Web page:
Wood Smoke & Wild Fires

Wood Smoke Health Effects

Smoke from burning wood or other plants is made up of a complex mixture of harmful gases and small particles, including carbon monoxide, nitrogen oxides, volatile organic compounds (VOCs), dioxin and inhalable particulate matter (PM). PM is the principal pollutant of concern from short-term exposures to wood smoke.

Most healthy adults and children will recover quickly from smoke exposures. However, certain sensitive groups are more vulnerable to wood smoke effects and may experience more severe symptoms. Sensitive groups include: children, pregnant women, older adults, those with cardiovascular diseases, and those with asthma and other respiratory diseases.

People who have asthma may experience health effects earlier and at lower smoke levels than healthy people. Small PM from wood smoke gets into the respiratory system as well as eyes and sinuses. Breathing in wood smoke and small PM can irritate the lungs of someone with asthma and may lead to an asthma attack. Long-term exposure to wood smoke can lead to reduced lung function.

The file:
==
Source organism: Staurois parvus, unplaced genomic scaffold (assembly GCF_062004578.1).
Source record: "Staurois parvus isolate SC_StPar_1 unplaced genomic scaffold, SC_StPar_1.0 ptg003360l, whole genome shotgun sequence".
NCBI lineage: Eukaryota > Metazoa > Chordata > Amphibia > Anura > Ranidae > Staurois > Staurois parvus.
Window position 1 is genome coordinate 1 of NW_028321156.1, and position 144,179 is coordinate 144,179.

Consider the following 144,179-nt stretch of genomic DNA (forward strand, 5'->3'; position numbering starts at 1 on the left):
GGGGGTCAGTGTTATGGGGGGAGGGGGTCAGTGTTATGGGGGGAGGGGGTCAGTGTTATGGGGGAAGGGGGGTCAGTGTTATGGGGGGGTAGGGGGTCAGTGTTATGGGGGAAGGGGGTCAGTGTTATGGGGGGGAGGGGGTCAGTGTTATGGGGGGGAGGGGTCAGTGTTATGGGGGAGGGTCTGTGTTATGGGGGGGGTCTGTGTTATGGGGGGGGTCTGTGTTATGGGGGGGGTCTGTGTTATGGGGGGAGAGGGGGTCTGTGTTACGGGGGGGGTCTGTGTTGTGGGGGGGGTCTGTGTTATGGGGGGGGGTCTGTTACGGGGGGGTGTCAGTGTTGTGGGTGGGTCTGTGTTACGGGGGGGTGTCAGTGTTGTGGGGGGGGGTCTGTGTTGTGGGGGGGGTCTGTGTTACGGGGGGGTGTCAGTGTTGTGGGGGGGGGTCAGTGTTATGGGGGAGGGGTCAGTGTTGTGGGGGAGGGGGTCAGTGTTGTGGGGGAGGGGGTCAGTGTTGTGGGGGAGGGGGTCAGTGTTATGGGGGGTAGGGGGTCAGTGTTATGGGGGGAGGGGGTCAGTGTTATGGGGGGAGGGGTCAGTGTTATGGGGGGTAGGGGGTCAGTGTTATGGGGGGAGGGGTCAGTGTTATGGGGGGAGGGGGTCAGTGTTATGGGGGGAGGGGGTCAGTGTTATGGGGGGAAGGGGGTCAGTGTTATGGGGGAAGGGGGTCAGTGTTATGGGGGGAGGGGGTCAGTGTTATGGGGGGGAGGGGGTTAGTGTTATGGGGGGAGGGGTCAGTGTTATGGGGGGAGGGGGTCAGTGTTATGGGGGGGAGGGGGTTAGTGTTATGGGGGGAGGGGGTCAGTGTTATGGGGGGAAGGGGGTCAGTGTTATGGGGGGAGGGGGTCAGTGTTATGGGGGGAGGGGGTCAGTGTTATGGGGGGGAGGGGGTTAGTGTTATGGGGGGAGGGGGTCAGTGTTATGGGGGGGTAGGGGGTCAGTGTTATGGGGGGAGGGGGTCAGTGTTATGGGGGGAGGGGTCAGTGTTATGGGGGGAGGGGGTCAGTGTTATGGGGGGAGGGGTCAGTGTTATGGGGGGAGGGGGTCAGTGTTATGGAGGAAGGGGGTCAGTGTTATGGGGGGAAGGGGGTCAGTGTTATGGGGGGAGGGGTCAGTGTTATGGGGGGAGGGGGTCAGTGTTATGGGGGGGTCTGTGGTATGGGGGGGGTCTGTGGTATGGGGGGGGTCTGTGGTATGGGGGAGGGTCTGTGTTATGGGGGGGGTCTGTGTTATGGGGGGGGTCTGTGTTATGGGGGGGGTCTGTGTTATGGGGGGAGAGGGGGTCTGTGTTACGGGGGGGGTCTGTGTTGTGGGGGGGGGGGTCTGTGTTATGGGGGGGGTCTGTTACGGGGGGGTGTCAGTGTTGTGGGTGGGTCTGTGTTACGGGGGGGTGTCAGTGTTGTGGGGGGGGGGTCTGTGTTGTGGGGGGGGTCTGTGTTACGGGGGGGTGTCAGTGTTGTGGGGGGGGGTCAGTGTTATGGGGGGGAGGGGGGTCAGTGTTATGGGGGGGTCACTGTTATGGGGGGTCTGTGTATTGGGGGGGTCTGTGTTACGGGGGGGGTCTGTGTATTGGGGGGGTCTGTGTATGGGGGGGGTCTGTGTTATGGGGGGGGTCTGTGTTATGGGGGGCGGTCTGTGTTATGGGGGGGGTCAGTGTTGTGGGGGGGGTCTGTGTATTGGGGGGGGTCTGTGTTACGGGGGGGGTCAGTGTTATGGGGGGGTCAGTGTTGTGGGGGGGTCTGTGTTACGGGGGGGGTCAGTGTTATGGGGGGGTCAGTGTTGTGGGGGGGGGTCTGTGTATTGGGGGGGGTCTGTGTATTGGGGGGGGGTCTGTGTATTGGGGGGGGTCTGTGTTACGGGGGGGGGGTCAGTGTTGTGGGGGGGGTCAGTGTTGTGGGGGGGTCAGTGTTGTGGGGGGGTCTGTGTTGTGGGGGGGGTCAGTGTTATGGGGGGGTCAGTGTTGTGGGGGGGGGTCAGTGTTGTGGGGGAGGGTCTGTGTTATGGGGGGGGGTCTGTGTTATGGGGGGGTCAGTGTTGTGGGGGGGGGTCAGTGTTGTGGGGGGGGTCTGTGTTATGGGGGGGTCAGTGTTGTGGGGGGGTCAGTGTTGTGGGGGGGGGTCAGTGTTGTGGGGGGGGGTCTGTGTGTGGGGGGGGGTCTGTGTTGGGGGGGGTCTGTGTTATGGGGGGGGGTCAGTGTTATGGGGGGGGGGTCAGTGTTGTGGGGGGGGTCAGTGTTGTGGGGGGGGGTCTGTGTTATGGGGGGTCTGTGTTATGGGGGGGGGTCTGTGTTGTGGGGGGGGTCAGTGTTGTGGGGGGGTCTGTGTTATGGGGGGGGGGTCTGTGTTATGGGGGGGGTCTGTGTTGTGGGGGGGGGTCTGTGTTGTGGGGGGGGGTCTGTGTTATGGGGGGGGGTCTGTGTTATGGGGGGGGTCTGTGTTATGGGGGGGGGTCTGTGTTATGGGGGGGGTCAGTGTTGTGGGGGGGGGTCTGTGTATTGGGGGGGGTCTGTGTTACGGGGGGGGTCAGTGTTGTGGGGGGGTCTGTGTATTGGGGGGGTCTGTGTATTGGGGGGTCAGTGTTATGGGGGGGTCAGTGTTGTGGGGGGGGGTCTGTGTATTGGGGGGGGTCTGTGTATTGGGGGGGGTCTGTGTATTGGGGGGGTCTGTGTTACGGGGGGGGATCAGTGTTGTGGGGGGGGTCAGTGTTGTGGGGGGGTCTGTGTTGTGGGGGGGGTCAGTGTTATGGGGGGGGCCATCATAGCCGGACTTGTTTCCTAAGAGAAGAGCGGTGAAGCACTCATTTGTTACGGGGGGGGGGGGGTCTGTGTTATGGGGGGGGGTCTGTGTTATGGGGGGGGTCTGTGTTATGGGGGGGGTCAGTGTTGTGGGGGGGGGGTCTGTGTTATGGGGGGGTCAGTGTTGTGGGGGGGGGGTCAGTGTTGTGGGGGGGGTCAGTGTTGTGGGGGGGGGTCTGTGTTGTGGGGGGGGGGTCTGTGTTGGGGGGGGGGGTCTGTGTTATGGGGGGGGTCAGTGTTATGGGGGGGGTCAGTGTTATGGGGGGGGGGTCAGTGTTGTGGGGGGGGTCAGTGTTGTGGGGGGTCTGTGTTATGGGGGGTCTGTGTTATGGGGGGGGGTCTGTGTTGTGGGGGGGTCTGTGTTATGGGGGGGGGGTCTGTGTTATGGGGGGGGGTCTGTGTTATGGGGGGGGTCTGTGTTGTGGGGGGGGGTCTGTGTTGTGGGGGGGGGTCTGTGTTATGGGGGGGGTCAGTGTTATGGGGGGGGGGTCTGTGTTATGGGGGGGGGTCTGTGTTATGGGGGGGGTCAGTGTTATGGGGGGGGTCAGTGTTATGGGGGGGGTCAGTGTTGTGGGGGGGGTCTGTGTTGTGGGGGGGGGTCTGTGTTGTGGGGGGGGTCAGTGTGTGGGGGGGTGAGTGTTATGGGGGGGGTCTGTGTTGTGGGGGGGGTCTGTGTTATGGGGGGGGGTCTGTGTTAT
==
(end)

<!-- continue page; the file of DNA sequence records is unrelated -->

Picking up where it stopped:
Learn more from the CDC and EPA on how to avoid smoke exposure.


Dry conditions in parts of the United States increase the potential for wildfires in or near wilderness areas. When wildfires burn in your area, they produce smoke that may reach your community. In certain weather conditions, smoke from wildfires in other states and even countries may spread into your community, which could impact visibility and affect health.

Stay alert for wildfire warnings and take action to protect yourself and your family from wildfire smoke. Learn more at the CDC webpage Protect Yourself from Wildfire Smoke and the EPA webpage Fires and Your Health. Interested in local and national wildfire locaions? You can track wildfire locations locally and nationally.